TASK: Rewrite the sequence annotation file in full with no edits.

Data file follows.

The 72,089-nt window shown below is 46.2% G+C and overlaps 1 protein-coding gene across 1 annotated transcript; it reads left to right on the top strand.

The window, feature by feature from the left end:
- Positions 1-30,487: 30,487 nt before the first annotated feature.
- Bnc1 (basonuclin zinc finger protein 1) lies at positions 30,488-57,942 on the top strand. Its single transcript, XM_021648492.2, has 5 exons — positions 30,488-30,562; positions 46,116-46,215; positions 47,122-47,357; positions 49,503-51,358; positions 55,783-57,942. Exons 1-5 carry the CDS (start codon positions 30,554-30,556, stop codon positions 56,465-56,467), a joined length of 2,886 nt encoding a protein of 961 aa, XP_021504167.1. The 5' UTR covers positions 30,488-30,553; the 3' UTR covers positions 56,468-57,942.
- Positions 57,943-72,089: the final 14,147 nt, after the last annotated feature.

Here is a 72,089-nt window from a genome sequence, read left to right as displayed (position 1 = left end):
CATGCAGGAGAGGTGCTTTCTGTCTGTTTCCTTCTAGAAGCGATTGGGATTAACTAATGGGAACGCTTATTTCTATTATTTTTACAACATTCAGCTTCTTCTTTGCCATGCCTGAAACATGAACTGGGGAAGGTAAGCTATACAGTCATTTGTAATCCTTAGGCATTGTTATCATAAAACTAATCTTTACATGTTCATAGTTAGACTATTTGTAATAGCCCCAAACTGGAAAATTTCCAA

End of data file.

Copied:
The 72,089-nt window shown below is 46.2% G+C and overlaps 1 protein-coding gene across 1 annotated transcript; it reads left to right on the top strand.

The window, feature by feature from the left end:
- Positions 1-30,487: 30,487 nt before the first annotated feature.
- Bnc1 (basonuclin zinc finger protein 1) lies at positions 30,488-57,942 on the top strand. Its single transcript, XM_021648492.2, has 5 exons — positions 30,488-30,562; positions 46,116-46,215; positions 47,122-47,357; positions 49,503-51,358; positions 55,783-57,942. Exons 1-5 carry the CDS (start codon positions 30,554-30,556, stop codon positions 56,465-56,467), a joined length of 2,886 nt encoding a protein of 961 aa, XP_021504167.1. The 5' UTR covers positions 30,488-30,553; the 3' UTR covers positions 56,468-57,942.
- Positions 57,943-72,089: the final 14,147 nt, after the last annotated feature.

Here is a 72,089-nt window from a genome sequence, read left to right as displayed (position 1 = left end):
CATGCAGGAGAGGTGCTTTCTGTCTGTTTCCTTCTAGAAGCGATTGGGATTAACTAATGGGAACGCTTATTTCTATTATTTTTACAACATTCAGCTTCTTCTTTGCCATGCCTGAAACATGAACTGGGGAAGGTAAGCTATACAGTCATTTGTAATCCTTAGGCATTGTTATCATAAAACTAATCTTTACATGTTCATAGTTAGACTATTTGTAATAGCCCCAAACTGGAAAATTTCCAA